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Age differences in trajectories of depressive, anxiety, and burnout symptoms in a population with a high likelihood of persistent occupational distress

Published online by Cambridge University Press:  28 September 2020

Celia F. Hybels*
Affiliation:
Department of Psychiatry and Behavioral Sciences, Center for the Study of Aging and Human Development, Duke University Medical Center, Durham, NC, USA
Dan G. Blazer
Affiliation:
Department of Psychiatry and Behavioral Sciences, Center for the Study of Aging and Human Development, Duke University Medical Center, Durham, NC, USA
David E. Eagle
Affiliation:
Duke Global Health Institute, Center for Health Policy and Inequalities Research, Duke University, Durham, NC, USA
Rae Jean Proeschold-Bell
Affiliation:
Duke Global Health Institute, Center for Health Policy and Inequalities Research, Duke University, Durham, NC, USA
*
Correspondence should be addressed to: Celia F. Hybels, PhD, Department of Psychiatry and Behavioral Sciences, Center for the Study of Aging and Human Development, Duke University Medical Center, Box 3003, Durham, NC 27710, USA. Phone: +1 919 660 7546; Fax: +1 919 668 0453. Email: celia.hybels@duke.edu.

Abstract

Objectives:

Work in occupations with higher levels of occupational stress can bring mental health costs. Many older adults worldwide are continuing to work past traditional retirement age, raising the question whether older adults experience depression, anxiety, or burnout at the same or greater levels as younger workers, and whether there are differences by age in these levels over time.

Design/setting/participants:

Longitudinal survey of 1161 currently employed US clergy followed every 6–12 months for up to 66 months.

Measurements:

Depression was measured with the 8-item Patient Health Questionnaire (PHQ-8). Anxiety was measured using the anxiety component of the Hospital Anxiety and Depression Scale (HADS). Burnout symptoms were assessed using the three components of the Maslach Burnout Inventory: emotional exhaustion (EE), depersonalization (DP), and sense of personal accomplishment (PA).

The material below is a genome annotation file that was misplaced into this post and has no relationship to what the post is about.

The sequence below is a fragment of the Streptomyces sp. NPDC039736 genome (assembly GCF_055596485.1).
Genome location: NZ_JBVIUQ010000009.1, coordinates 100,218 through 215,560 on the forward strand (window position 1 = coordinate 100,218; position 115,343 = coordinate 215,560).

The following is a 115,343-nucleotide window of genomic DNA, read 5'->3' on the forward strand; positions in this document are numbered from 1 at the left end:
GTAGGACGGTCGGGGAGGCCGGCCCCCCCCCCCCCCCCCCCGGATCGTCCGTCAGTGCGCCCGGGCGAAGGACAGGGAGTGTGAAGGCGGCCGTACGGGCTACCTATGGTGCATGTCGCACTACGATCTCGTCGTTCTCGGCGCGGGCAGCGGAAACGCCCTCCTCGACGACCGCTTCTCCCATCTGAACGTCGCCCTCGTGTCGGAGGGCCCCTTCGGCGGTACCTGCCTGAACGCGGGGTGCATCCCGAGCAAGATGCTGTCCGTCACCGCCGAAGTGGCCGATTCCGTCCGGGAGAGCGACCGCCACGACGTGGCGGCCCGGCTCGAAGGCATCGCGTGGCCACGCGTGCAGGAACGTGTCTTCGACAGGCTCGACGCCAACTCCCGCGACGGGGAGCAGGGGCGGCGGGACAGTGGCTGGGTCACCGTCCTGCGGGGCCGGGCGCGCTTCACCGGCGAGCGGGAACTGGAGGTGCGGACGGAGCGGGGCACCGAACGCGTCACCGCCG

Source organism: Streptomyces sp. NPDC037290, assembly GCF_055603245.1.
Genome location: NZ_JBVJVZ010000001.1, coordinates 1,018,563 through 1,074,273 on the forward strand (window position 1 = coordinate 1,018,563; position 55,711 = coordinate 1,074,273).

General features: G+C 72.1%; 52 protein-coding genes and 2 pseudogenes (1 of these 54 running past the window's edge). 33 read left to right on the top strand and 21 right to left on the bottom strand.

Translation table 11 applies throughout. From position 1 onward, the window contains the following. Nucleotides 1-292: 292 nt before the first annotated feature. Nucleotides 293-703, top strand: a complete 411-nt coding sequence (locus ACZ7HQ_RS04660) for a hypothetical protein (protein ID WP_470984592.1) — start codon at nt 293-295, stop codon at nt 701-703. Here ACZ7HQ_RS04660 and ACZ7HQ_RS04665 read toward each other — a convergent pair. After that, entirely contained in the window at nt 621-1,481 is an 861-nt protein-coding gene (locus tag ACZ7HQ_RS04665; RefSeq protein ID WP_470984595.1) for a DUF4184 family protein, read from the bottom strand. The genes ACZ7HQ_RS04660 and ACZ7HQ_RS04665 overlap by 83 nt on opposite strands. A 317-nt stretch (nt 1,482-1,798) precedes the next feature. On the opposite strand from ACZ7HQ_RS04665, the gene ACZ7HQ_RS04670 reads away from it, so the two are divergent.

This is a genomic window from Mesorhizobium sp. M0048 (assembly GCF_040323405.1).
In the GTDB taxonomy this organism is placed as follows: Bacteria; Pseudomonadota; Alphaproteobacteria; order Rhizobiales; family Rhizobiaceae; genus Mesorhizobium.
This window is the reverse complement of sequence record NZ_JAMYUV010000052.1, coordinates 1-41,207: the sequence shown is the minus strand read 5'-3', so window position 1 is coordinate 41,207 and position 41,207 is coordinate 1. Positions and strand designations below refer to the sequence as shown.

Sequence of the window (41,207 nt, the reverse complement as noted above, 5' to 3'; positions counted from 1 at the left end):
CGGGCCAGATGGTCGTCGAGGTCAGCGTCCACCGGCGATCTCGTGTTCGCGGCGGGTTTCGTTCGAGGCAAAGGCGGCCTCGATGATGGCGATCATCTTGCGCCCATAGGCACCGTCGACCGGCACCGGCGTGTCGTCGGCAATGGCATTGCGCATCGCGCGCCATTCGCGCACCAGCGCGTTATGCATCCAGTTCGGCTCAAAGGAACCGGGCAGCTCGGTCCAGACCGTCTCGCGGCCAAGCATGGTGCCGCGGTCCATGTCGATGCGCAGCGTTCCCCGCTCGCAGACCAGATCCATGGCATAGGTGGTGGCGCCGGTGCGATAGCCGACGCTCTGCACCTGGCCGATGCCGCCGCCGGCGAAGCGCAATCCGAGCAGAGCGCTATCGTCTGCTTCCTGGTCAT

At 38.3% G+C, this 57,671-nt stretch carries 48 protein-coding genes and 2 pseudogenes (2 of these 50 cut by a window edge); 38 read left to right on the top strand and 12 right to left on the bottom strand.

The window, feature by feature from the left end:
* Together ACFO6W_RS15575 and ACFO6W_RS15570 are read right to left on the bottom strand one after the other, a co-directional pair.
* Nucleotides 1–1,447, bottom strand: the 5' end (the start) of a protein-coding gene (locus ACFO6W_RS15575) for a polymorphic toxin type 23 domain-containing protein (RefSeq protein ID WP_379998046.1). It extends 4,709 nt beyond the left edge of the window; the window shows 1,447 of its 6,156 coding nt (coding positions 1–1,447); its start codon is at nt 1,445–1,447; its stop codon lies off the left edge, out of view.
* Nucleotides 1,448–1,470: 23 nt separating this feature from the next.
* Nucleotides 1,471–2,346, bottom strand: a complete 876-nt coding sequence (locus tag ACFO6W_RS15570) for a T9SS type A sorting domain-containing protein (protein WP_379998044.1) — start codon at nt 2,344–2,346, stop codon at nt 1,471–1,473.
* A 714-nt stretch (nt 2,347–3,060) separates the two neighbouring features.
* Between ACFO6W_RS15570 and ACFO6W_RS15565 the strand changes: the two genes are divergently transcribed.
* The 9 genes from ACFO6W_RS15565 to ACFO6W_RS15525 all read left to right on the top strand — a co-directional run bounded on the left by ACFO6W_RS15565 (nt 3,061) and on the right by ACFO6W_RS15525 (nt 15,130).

Results:

Older participants had lower scores of depression, anxiety, EE, and DP and higher levels of PA over time compared to younger adults. Levels of EE decreased for older working adults, while not significantly changing over time for those younger. DP symptoms decreased over time among those 55 years or older but increased among those 25–54 years.

Conclusions:

Older working adults may have higher levels of resilience and be able to balance personal life with their occupation as well as may engage in certain behaviors that increase social support and, for clergy, spiritual well-being that may decrease stress in a way that allows these older adults to appear to tolerate working longer without poorer mental health outcomes.

Type
Original Research Article
Copyright
© International Psychogeriatric Association 2020

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Age differences in trajectories of depressive, anxiety, and burnout symptoms in a population with a high likelihood of persistent occupational distress
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